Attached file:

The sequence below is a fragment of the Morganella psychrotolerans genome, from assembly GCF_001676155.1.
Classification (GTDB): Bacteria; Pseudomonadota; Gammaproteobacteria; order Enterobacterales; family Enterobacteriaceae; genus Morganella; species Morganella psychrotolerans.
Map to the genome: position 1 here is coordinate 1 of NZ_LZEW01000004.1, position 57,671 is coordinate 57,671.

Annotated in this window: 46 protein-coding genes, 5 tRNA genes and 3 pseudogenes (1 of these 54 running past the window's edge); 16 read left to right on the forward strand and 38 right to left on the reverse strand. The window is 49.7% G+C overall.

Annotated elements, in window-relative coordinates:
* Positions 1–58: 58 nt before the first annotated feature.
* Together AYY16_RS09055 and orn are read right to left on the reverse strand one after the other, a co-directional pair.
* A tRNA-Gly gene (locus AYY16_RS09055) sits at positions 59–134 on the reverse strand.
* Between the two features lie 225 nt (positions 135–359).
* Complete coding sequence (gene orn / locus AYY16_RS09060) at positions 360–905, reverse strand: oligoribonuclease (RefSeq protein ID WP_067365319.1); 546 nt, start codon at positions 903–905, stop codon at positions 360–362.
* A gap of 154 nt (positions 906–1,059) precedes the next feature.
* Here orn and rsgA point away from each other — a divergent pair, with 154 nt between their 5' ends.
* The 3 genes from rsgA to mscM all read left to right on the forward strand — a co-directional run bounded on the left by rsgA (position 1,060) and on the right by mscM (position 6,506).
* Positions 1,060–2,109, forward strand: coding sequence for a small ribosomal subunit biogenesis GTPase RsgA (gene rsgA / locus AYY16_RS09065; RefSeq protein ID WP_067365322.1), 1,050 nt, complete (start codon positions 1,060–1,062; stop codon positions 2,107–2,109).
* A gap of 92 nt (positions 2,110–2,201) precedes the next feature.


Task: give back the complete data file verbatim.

The sequence below is a fragment of the Morganella psychrotolerans genome, from assembly GCF_001676155.1.
Classification (GTDB): Bacteria; Pseudomonadota; Gammaproteobacteria; order Enterobacterales; family Enterobacteriaceae; genus Morganella; species Morganella psychrotolerans.
Map to the genome: position 1 here is coordinate 1 of NZ_LZEW01000004.1, position 57,671 is coordinate 57,671.

Annotated in this window: 46 protein-coding genes, 5 tRNA genes and 3 pseudogenes (1 of these 54 running past the window's edge); 16 read left to right on the forward strand and 38 right to left on the reverse strand. The window is 49.7% G+C overall.

Annotated elements, in window-relative coordinates:
* Positions 1–58: 58 nt before the first annotated feature.
* Together AYY16_RS09055 and orn are read right to left on the reverse strand one after the other, a co-directional pair.
* A tRNA-Gly gene (locus AYY16_RS09055) sits at positions 59–134 on the reverse strand.
* Between the two features lie 225 nt (positions 135–359).
* Complete coding sequence (gene orn / locus AYY16_RS09060) at positions 360–905, reverse strand: oligoribonuclease (RefSeq protein ID WP_067365319.1); 546 nt, start codon at positions 903–905, stop codon at positions 360–362.
* A gap of 154 nt (positions 906–1,059) precedes the next feature.
* Here orn and rsgA point away from each other — a divergent pair, with 154 nt between their 5' ends.
* The 3 genes from rsgA to mscM all read left to right on the forward strand — a co-directional run bounded on the left by rsgA (position 1,060) and on the right by mscM (position 6,506).
* Positions 1,060–2,109, forward strand: coding sequence for a small ribosomal subunit biogenesis GTPase RsgA (gene rsgA / locus AYY16_RS09065; RefSeq protein ID WP_067365322.1), 1,050 nt, complete (start codon positions 1,060–1,062; stop codon positions 2,107–2,109).
* A gap of 92 nt (positions 2,110–2,201) precedes the next feature.